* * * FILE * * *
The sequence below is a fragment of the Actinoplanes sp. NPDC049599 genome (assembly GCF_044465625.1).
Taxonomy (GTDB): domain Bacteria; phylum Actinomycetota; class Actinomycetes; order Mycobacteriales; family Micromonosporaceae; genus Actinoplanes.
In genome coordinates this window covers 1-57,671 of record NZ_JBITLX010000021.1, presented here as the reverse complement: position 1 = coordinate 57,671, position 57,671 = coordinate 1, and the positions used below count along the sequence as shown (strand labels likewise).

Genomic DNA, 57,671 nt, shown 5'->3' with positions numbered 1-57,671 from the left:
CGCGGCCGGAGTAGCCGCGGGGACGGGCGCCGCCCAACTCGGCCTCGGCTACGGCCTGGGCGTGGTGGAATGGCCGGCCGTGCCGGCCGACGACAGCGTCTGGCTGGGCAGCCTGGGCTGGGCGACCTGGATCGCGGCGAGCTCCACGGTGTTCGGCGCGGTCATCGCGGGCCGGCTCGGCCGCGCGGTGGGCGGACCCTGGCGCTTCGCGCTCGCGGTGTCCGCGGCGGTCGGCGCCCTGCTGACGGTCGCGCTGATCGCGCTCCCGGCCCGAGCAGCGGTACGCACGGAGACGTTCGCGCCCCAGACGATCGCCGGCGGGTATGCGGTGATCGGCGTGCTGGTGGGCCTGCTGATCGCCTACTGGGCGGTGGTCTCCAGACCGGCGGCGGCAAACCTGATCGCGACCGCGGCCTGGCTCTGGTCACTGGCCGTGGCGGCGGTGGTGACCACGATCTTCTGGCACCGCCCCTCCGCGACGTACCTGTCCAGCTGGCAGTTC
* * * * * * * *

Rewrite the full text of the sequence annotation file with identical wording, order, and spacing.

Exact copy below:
The sequence below is a fragment of the Actinoplanes sp. NPDC049599 genome (assembly GCF_044465625.1).
Taxonomy (GTDB): domain Bacteria; phylum Actinomycetota; class Actinomycetes; order Mycobacteriales; family Micromonosporaceae; genus Actinoplanes.
In genome coordinates this window covers 1-57,671 of record NZ_JBITLX010000021.1, presented here as the reverse complement: position 1 = coordinate 57,671, position 57,671 = coordinate 1, and the positions used below count along the sequence as shown (strand labels likewise).

Genomic DNA, 57,671 nt, shown 5'->3' with positions numbered 1-57,671 from the left:
CGCGGCCGGAGTAGCCGCGGGGACGGGCGCCGCCCAACTCGGCCTCGGCTACGGCCTGGGCGTGGTGGAATGGCCGGCCGTGCCGGCCGACGACAGCGTCTGGCTGGGCAGCCTGGGCTGGGCGACCTGGATCGCGGCGAGCTCCACGGTGTTCGGCGCGGTCATCGCGGGCCGGCTCGGCCGCGCGGTGGGCGGACCCTGGCGCTTCGCGCTCGCGGTGTCCGCGGCGGTCGGCGCCCTGCTGACGGTCGCGCTGATCGCGCTCCCGGCCCGAGCAGCGGTACGCACGGAGACGTTCGCGCCCCAGACGATCGCCGGCGGGTATGCGGTGATCGGCGTGCTGGTGGGCCTGCTGATCGCCTACTGGGCGGTGGTCTCCAGACCGGCGGCGGCAAACCTGATCGCGACCGCGGCCTGGCTCTGGTCACTGGCCGTGGCGGCGGTGGTGACCACGATCTTCTGGCACCGCCCCTCCGCGACGTACCTGTCCAGCTGGCAGTTC